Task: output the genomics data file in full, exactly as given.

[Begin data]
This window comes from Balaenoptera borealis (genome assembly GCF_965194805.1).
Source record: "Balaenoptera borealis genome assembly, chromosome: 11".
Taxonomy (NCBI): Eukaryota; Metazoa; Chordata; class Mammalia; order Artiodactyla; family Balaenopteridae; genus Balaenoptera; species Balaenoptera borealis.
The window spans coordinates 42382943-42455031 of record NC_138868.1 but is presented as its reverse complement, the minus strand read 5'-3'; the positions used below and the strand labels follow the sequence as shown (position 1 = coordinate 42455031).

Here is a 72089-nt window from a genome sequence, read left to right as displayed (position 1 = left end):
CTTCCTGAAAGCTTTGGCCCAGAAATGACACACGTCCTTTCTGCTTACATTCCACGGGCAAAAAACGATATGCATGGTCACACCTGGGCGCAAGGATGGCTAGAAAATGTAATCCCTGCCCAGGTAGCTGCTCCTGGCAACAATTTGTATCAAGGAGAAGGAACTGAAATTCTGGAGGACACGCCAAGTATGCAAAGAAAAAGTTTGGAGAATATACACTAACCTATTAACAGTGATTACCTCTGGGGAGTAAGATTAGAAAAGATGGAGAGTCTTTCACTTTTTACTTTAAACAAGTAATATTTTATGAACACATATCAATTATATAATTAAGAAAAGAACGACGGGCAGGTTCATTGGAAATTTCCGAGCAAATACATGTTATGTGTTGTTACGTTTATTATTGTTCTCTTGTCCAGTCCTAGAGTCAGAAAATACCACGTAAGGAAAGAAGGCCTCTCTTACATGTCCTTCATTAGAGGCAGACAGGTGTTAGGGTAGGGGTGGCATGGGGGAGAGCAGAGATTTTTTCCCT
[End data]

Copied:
This window comes from Balaenoptera borealis (genome assembly GCF_965194805.1).
Source record: "Balaenoptera borealis genome assembly, chromosome: 11".
Taxonomy (NCBI): Eukaryota; Metazoa; Chordata; class Mammalia; order Artiodactyla; family Balaenopteridae; genus Balaenoptera; species Balaenoptera borealis.
The window spans coordinates 42382943-42455031 of record NC_138868.1 but is presented as its reverse complement, the minus strand read 5'-3'; the positions used below and the strand labels follow the sequence as shown (position 1 = coordinate 42455031).

Here is a 72089-nt window from a genome sequence, read left to right as displayed (position 1 = left end):
CTTCCTGAAAGCTTTGGCCCAGAAATGACACACGTCCTTTCTGCTTACATTCCACGGGCAAAAAACGATATGCATGGTCACACCTGGGCGCAAGGATGGCTAGAAAATGTAATCCCTGCCCAGGTAGCTGCTCCTGGCAACAATTTGTATCAAGGAGAAGGAACTGAAATTCTGGAGGACACGCCAAGTATGCAAAGAAAAAGTTTGGAGAATATACACTAACCTATTAACAGTGATTACCTCTGGGGAGTAAGATTAGAAAAGATGGAGAGTCTTTCACTTTTTACTTTAAACAAGTAATATTTTATGAACACATATCAATTATATAATTAAGAAAAGAACGACGGGCAGGTTCATTGGAAATTTCCGAGCAAATACATGTTATGTGTTGTTACGTTTATTATTGTTCTCTTGTCCAGTCCTAGAGTCAGAAAATACCACGTAAGGAAAGAAGGCCTCTCTTACATGTCCTTCATTAGAGGCAGACAGGTGTTAGGGTAGGGGTGGCATGGGGGAGAGCAGAGATTTTTTCCCT